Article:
from staff reports | The Daily Breeze
04/08/2008 - So much of the news about student academic performance within the Los Angeles Unified School District is disappointing these days. But last week Los Angeles' eighth-graders earned some well-deserved praise.
Against the tough odds of being part of a struggling school district, eighth-grade students have managed to improve their writing skills "significantly" over the past five years, according to a new study. That's quite an achievement - made all the sweeter as these scores have outpaced even California and national average improvements.
That's not to say middle schools are doing everything right. The report from the National Assessment of Educational Progress found that the L.A. district's writing scores were at the low end when compared with other urban areas in the nation. Still, the improvement between the years 2002 and 2007 raises hope that students in the region are making strides at catching up to their peers nationwide.
LAUSD eighth-graders' scores on writing assessments went from 128 in 2002 to 137 in 2007. That's double the progress statewide and four times the gains in the nation. The progress cut across racial lines and income disparities.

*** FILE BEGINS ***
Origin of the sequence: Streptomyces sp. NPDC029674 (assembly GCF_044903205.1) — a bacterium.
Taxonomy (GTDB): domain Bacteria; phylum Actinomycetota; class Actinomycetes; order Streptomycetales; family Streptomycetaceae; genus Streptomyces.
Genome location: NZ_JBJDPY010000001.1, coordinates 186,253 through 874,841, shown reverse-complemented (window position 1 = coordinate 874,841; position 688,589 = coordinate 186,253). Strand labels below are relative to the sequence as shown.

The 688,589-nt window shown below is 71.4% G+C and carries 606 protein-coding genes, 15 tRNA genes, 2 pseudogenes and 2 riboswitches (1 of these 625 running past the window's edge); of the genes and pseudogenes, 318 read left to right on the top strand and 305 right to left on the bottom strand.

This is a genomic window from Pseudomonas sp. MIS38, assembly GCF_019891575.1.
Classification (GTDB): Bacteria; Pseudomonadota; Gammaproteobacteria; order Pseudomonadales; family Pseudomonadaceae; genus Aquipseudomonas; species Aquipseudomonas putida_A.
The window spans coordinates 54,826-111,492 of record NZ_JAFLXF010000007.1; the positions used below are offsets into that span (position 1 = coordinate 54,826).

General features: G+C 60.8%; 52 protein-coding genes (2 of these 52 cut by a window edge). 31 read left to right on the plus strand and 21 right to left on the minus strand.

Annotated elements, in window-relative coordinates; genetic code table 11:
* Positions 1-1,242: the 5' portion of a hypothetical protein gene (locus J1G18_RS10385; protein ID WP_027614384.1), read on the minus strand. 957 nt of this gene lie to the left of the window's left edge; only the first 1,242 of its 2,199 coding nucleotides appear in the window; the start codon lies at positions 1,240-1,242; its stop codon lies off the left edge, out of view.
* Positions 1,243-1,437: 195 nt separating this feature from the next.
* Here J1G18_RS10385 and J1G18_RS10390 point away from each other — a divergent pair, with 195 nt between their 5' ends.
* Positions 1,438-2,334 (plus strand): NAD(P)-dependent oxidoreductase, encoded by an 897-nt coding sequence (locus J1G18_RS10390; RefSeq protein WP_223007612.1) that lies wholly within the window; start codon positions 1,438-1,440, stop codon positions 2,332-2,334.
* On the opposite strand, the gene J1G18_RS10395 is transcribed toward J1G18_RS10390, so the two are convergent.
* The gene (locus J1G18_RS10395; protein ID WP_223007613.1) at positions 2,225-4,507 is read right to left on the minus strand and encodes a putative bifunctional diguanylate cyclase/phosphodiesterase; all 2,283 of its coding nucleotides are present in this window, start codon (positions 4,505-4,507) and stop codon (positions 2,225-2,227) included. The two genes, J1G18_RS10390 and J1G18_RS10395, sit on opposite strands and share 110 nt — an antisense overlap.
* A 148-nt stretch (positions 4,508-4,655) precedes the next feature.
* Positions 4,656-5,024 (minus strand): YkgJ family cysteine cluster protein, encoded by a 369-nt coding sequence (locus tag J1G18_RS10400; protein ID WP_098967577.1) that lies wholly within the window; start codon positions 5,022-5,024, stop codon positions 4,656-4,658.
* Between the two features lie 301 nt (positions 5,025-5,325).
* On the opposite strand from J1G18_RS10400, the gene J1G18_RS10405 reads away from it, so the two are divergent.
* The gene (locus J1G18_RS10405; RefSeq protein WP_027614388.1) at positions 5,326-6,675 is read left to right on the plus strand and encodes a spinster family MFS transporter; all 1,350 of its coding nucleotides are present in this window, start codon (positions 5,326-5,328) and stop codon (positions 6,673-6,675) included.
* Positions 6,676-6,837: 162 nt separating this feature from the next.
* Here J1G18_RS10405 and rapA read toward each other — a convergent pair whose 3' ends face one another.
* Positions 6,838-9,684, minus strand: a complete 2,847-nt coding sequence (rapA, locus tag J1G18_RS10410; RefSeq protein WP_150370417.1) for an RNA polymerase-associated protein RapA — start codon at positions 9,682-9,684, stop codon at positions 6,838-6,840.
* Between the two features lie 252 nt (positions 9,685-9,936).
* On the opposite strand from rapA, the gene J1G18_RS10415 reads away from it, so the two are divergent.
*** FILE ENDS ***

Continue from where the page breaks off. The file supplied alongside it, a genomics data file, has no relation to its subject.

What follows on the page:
It's also interesting to note that the traditional gap between males and females in the testing was much narrower in Los Angeles compared with other urban areas. Within LAUSD, girls' scores were on average 16 points higher than boys' results, but in other districts that gap is as high as 21 points.
Over the same time period, the percentage of L.A. eighth-graders who were writing at a "below basic" level decreased from 36percent to 23 percent.
This is an encouraging sign for middle-school students. Writing is, after all, a fundamental skill that's essential for most higher-wage jobs. It's also a vital form of self-expression. Still, no one should be fooled into thinking this means the LAUSD is in the clear. The lower you start, the more room you have for improvement.
Indeed, LAUSD schools collectively have test scores below the national average. The real measure of success will come when all grades are improving in all subjects.